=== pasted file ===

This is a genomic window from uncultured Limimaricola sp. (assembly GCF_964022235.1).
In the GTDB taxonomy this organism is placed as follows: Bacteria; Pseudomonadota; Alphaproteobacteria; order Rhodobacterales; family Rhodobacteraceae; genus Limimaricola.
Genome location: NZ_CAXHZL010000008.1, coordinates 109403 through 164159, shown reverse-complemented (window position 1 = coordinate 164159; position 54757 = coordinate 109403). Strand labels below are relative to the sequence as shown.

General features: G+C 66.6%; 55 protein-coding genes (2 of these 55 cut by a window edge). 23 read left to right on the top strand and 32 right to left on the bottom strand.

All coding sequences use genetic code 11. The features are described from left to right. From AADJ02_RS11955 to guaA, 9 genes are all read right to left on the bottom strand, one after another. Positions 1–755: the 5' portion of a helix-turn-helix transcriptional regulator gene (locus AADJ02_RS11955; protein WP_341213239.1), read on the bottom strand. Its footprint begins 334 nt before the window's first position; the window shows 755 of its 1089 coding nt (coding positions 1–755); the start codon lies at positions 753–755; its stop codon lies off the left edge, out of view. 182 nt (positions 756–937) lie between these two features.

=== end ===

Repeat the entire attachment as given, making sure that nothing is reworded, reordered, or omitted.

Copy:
This is a genomic window from uncultured Limimaricola sp. (assembly GCF_964022235.1).
In the GTDB taxonomy this organism is placed as follows: Bacteria; Pseudomonadota; Alphaproteobacteria; order Rhodobacterales; family Rhodobacteraceae; genus Limimaricola.
Genome location: NZ_CAXHZL010000008.1, coordinates 109403 through 164159, shown reverse-complemented (window position 1 = coordinate 164159; position 54757 = coordinate 109403). Strand labels below are relative to the sequence as shown.

General features: G+C 66.6%; 55 protein-coding genes (2 of these 55 cut by a window edge). 23 read left to right on the top strand and 32 right to left on the bottom strand.

All coding sequences use genetic code 11. The features are described from left to right. From AADJ02_RS11955 to guaA, 9 genes are all read right to left on the bottom strand, one after another. Positions 1–755: the 5' portion of a helix-turn-helix transcriptional regulator gene (locus AADJ02_RS11955; protein WP_341213239.1), read on the bottom strand. Its footprint begins 334 nt before the window's first position; the window shows 755 of its 1089 coding nt (coding positions 1–755); the start codon lies at positions 753–755; its stop codon lies off the left edge, out of view. 182 nt (positions 756–937) lie between these two features.